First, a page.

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Asian-Australas J Anim Sci > Accepted Articles
DOI: https://doi.org/10.5713/ajas.18.0832    [Accepted] Published online March 7, 2019.
Genetic diversity analysis of Thai indigenous pig population using microsatellite markers
Rangsun Charoensook1,*  , Kesinee Gatphayak2, Bertram Brenig3  , Christoph Knorr4 
1Division of Animal Science and Feed Technology, Department of Agricultural Sciences, Faculty of Agriculture Natural Resources and Environment, Naresuan University, 65000 Phitsanulok, Thailand
2Department of Animal and Aquatic Science, Faculty of Agriculture, Chiang Mai University, 50200 Chiang Mai, Thailand
3Division of Molecular Biology of Livestock and Molecular Diagnostics, Faculty of Agricultural Sciences, Georg-August University of Göttingen, 37077 Göttingen, Germany
4Division of Livestock Biotechnology and Reproduction, Faculty of Agricultural Sciences, Georg-August University of Göttingen, 37077 Göttingen, Germany
Correspondence:  Rangsun Charoensook,Email: rangsunc@nu.ac.th
Received: 2 November 2018   • Revised: 20 December 2018   • Accepted: 16 February 2019
Abstract
Objective
European pigs have been imported to improve the economically important traits of Thai pigs by crossbreeding and was finally completely replaced. Currently Thai indigenous pigs are particularly kept in a small population. Therefore, indigenous pigs risk losing their genetic diversity and identity. Thus, this study was conducted to perform large-scale genetic diversity and phylogenetic analyses on the many pig breeds available in Thailand.
Methods
Genetic diversity and phylogenetics analyses of 222 pigs belonging to Thai native pigs (TNP), Thai wild boars (TWB), European commercial pigs, commercial crossbred pigs, and Chinese indigenous pigs were investigated by genotyping using 26 microsatellite markers.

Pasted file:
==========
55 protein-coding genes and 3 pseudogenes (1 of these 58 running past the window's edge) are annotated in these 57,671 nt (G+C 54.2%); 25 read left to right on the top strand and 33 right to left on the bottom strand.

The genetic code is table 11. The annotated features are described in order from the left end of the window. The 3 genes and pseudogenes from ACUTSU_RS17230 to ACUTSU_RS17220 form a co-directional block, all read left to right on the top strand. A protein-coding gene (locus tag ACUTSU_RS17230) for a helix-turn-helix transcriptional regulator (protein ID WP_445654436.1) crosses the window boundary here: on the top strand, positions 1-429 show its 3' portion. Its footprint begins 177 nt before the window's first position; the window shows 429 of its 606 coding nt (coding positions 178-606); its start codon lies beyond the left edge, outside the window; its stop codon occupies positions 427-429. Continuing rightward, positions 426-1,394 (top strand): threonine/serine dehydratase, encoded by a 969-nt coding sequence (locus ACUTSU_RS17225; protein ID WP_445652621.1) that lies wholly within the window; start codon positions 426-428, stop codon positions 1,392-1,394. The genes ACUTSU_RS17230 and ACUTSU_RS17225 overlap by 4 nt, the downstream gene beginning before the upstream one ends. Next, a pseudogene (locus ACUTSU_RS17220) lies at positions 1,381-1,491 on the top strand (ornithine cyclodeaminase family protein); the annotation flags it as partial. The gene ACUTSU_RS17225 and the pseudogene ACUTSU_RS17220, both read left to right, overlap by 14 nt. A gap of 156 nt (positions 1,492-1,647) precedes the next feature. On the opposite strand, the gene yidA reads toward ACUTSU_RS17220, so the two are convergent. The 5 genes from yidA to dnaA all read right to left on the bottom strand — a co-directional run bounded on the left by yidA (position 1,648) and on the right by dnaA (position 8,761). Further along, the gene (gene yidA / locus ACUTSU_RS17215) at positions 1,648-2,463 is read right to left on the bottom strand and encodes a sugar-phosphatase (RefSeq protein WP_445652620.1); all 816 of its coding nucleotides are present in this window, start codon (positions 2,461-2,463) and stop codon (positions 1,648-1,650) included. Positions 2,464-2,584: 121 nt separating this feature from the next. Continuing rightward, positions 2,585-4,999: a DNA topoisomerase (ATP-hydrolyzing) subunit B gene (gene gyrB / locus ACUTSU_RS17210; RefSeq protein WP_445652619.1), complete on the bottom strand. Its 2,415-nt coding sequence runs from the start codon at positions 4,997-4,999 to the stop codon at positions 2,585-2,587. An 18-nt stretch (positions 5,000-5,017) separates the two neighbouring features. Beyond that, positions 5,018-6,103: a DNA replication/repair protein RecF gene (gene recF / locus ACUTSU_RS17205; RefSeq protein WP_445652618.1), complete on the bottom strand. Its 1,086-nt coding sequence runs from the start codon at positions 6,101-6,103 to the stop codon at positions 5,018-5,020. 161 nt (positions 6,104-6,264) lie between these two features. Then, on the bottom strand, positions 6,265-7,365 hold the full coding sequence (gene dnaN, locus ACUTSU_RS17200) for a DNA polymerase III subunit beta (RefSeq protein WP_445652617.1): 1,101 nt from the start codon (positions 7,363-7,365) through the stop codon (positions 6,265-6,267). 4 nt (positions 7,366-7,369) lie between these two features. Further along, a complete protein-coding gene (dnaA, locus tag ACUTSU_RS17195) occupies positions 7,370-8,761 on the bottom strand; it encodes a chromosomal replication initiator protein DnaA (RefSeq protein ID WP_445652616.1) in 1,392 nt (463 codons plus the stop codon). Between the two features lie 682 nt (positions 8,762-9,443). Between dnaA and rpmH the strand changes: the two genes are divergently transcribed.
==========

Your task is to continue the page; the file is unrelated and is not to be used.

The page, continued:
Results
The results showed that Thai pig populations had a high genetic diversity with mean total (TNA) and effective (Ne) number of alleles of 14.59 and 3.71, respectively, and expected heterozygosity (He) across loci (0.710). The polymorphic information content (PIC) per locus ranged between 0.651 and 0.914 leading to an average value above all loci of 0.789, and private alleles were found in six populations. The higher He compared to Ho in TNP, TWB, and the commercial pigs indicated some inbreeding within a population. The Nei’s genetic distance, mean FST estimates, neighbour-joining tree of populations and individual, as well as multidimensional analysis indicated close genetic relationship between Thai indigenous pigs and some Chinese pigs, and they are distinctly different from European pigs.
Conclusion
Our study reveals a close genetic relationship between Thai native pigs and Chinese pigs. The genetic introgression from European breeds is found in some Thai native pig populations, and signs of genetic erosion are shown. Private alleles found in this study should be taken into consideration for the breeding program. The genetic information from this study will be a benefit for both conservation and utilization of Thai pig genetic resources.
Keywords: Genetic Diversity; Microsatellite Markers; Pigs; Phylogenetic Analysis; Thailand


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